Porphyria is named from the ancient Greek word porphura, meaning purple. The Greeks borrowed the term from the Phoenicians, who extracted a purple pigment from purpura mollusks to dye the garments of their royal family. Later, in the Byzantine Empire, the term porphyrogenitos, or "born to the purple," literally meant that the imperial heir was born after the father¿s accession to the throne, in a palace room draped in the color.
However, those with the misfortune to be born to the purple involved in porphyria--a group of diseases that result from abnormal accumulations of red and purple pigments produced by the body, called porphyrins--receive far less than royal treatment. There are at least eight types of porphyria, which vary substantially in their symptoms and severity. Historical victims of the worst, most disfiguring forms may have inspired tales of werewolves and vampires. Even today, managing the disease can be challenging.
Hippocrates is often cited as the first to recognize porphyria (which was then referred to as blood/liver disease) but the causal role of porphyrin pigments was only established in 1871 by the great German pioneer of biochemistry Felix Hoppe-Seyer. In 1889, Dr. B.J. Stokvis described the clinical syndrome as "porphyria," and from then on more and more forms of the syndrome were discovered.
All the versions of porphyria have one thing in common: they each result from faults in the body¿s heme-building machinery. Heme, a component of the oxygen transporter hemoglobin, is made in a sequence of eight steps, as in a factory assembly line. Each step is catalyzed by a separate enzyme. If any of these eight steps fails because of an inherited genetic mutation or an environmental toxin, then the whole assembly line gets jammed. The products of the earlier steps, porphyrin intermediates, may build up to toxic levels. These porphyrins accumulate in the skin and other organs before being excreted in feces and urine (which may turn a port-wine color). Exposed to light, the porphyrins can turn caustic and destroy surrounding tissue.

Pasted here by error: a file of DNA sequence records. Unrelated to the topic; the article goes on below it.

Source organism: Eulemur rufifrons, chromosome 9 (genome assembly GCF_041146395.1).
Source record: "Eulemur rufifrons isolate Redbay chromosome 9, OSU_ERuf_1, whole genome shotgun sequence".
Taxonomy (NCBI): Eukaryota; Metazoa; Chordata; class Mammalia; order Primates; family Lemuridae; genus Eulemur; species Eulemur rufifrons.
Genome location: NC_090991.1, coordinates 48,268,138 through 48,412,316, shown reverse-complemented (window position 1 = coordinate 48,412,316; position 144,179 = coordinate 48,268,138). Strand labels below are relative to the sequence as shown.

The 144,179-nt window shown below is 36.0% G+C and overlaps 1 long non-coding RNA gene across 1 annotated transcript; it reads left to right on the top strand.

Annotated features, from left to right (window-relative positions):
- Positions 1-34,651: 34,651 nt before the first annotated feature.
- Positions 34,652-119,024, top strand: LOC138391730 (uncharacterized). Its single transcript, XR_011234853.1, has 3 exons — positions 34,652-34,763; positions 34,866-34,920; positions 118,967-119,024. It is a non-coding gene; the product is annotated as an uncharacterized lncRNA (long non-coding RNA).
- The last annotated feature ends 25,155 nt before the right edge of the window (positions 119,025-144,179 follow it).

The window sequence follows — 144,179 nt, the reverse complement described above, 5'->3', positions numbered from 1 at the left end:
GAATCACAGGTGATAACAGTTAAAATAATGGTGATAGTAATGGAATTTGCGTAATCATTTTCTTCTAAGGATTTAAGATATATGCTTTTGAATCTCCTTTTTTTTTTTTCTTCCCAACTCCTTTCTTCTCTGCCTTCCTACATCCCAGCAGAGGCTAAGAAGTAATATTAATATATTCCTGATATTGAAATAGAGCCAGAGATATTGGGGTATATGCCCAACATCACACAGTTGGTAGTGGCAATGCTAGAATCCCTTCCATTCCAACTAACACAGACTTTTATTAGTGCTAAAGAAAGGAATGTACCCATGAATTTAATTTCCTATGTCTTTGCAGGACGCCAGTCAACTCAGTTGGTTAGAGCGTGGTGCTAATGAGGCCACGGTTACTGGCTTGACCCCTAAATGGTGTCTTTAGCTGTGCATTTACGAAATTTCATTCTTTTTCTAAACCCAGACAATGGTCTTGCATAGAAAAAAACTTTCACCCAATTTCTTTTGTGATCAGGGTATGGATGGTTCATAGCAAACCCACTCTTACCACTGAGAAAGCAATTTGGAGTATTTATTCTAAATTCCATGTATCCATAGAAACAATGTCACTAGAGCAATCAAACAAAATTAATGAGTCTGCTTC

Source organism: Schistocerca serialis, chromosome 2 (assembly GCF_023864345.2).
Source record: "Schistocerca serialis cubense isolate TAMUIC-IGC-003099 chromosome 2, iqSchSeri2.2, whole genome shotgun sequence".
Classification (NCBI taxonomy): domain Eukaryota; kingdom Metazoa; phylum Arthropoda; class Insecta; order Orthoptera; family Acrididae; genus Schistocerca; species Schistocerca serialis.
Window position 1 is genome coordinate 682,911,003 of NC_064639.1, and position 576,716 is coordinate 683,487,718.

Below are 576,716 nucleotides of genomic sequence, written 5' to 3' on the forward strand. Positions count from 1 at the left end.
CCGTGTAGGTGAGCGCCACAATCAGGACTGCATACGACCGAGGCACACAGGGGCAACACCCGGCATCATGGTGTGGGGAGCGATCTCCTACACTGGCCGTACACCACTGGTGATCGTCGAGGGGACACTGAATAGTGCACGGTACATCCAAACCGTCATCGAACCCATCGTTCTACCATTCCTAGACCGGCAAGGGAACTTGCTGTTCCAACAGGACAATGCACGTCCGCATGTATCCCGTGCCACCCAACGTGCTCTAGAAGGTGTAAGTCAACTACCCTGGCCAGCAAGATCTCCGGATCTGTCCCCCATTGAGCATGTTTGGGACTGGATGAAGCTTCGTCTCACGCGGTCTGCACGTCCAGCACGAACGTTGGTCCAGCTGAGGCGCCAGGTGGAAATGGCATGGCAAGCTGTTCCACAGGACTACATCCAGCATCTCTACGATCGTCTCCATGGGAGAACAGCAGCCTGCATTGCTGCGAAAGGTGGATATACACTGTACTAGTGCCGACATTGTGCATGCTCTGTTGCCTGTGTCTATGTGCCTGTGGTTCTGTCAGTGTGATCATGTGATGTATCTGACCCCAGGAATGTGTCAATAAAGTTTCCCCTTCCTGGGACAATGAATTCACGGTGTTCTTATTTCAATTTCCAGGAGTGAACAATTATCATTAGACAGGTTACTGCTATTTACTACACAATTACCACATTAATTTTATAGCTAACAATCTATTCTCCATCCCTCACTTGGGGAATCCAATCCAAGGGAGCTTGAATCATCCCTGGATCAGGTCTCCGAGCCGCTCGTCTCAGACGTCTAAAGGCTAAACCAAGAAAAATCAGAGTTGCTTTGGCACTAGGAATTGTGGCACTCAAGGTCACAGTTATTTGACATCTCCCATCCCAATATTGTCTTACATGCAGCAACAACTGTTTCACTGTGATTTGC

(Put to medical use, drugs containing porphyrins can attack tumors and other ailments. Unlike most natural porphyrins [but like chlorophyll] these drugs are not purple but green, as they have been modified chemically so that they absorb light at wavelengths that can penetrate into biological tissues. See "New Light on Medicine," by Nick Lane; Scientific American, January 2003.)
Exactly which porphyrins accumulate depends on the site of the jam, and it is this that gives porphyria such a wide range of symptoms. The severity of the jam also varies. In some cases the jam is total, preventing any heme synthesis at all. In others, it is only partial, permitting limited heme synthesis. The blockage of the assembly line also means that the body cannot make enough heme to produce normal red blood cells. Some of these abnormal red cells rupture, leading to hemolytic anemia, while the spleen detects abnormalities in other red cells and breaks them down, making matters worse.
Werewolves and Vampires
One of the more common types of the disease is acute intermittent porphyria (AIP), which famously afflicted the unfortunate King George III of Britain--the "mad king" of Alan Bennett¿s play. In AIP the most notable symptoms are neurological attacks, such as trances, seizures and hallucinations, which often persist over days or even weeks. Luckily, most people with AIP have a latent form, and never develop any symptoms.
Another relatively common form is porphyria cutanea tardea, which presents a very different spectrum of symptoms. In this case, the hallmark is photosensitivity (an excessive reaction to light), which causes chronic blistering and even burns on sun-exposed areas. Healing is slow and is associated with scarring and hair growth, especially on the face. Most of the time the facial hairs are fine, so the hirsutism is barely noticeable. Sometimes, however, the hair growth can give the appearance of a werewolf, leading to speculations that the myths may have had a medical basis.